[0101] Corundum or sapphire (α-Al2O3) is an important technological material in many optical and electronic applications. It is used as a host material for solid-state lasers, as optical windows, as a substrate material in semiconductor epitaxial growth and, more recently, as a radiation detector see M. S. Akselrod, V. S. Kortov, D. J. Kravetsky, V. I. Gotlib, Highly Sensitive Thermoluminescent Anion-Defective α-Al2O3:C Single Crystal Detectors, Radiat. Prot. Dosim., Vol. 32(1), pp.15-20 (1990). In spite of excellent dosimetric properties of carbon-doped Al2O3 with oxygen vacancies, the luminescent centers in this material (F-centers) have a very long luminescence lifetime (35 ms). However, α-Al2O3 is unacceptable for fluorescent one-bit recording applications requiring a high data transfer rate. Known Al2O3 materials also do not have absorption bands that may undergo photochromic transitions suitable for volumetric data storage applications.

[0102] With respect to the new Al2O3 crystalline material described in U.S. application Ser. No. 10/309,021, filed Dec. 4, 2002, and U.S. application Ser. No. 10/309,179, filed Dec. 4, 2002, the entire contents and disclosures of which are hereby incorporated by reference, important features of this material utilized in the present invention are the electronic and optical properties of a storage phosphor and its defect structure. The Al2O3:C,Mg crystalline material has color centers absorbing light, stable traps of electrons and holes and its luminescent centers have a short luminescence lifetime.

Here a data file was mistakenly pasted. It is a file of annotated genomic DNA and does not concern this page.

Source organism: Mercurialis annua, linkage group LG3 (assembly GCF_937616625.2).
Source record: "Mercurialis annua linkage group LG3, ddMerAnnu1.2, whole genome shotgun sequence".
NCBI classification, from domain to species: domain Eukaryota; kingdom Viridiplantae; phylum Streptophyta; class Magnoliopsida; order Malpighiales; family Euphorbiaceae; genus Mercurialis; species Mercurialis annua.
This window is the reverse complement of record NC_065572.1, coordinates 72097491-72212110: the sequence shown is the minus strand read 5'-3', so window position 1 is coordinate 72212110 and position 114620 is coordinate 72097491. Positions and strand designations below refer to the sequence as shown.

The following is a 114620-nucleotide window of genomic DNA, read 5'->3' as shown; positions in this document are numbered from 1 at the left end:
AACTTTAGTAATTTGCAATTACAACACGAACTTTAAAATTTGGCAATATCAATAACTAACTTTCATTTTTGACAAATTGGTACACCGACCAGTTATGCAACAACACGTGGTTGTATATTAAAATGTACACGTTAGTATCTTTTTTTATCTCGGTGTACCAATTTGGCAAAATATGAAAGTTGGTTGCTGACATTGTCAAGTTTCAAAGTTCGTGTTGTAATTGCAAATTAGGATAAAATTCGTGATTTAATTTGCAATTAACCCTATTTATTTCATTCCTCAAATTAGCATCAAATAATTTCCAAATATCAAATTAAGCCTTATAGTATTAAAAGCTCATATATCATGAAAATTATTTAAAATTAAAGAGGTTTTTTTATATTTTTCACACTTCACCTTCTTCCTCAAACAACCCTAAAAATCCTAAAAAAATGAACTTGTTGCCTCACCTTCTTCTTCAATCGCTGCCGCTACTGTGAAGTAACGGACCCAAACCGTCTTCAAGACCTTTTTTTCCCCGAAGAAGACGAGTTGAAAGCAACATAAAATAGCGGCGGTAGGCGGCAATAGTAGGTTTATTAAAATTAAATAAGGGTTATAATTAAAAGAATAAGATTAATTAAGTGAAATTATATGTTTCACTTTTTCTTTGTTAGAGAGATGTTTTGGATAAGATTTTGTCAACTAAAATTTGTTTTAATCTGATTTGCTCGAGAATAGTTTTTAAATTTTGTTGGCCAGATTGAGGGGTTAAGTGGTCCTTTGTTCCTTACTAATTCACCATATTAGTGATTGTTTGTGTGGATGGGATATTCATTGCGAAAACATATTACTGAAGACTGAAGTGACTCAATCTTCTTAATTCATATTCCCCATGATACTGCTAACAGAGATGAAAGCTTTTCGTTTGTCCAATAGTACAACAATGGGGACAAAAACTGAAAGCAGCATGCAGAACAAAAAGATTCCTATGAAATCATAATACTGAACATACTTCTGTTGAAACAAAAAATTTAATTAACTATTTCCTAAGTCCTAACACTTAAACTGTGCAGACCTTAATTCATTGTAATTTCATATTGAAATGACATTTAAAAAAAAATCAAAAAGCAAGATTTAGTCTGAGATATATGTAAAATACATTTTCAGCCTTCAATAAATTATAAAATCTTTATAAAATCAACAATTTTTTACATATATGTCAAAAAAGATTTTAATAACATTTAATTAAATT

[0103] A simplified scheme illustrating how the crystalline fluorescent material may be used in an optical data recording and retrieving drive is illustrated by FIG. 1. In scheme 100, a 405 nm “write” laser beam 102 and 440 nm “read” laser beam 104 are produced by two diode lasers 106 and 108, respectively. Laser beams 102 and 104 are directed on a single crystalline disk 110 made of Al2O3:C,Mg through a flipping mirror 112, dichroic mirror 114, and a high NA focusing objective lens 116. Disk 110 spins as shown by arrow 118 or moves by a 3D translation stage represented by arrows 119. An optical pick-up head that combines objective lens 116, dichroic mirror 114, focusing lens 120, a confocal pinhole 122, and a photodetector 124 slides along the radius of the disk 110. Selection of the focal depth of the bit 126, a certain data layer within 3D volume of the disk and correction of spherical aberrations are performed by moving an additional optical component of an optical pick-up head (not shown). A photodetector 124 is used to monitor laser-induced fluorescence 128 during writing and reading. A green fluorescence 126 is collected by objective lens 116, reflected by the dichroic mirror 114, focused by lens 120 on confocal pinhole 122, and detected by a photon counter or a digital oscilloscope 130 interfaced with a computer 132.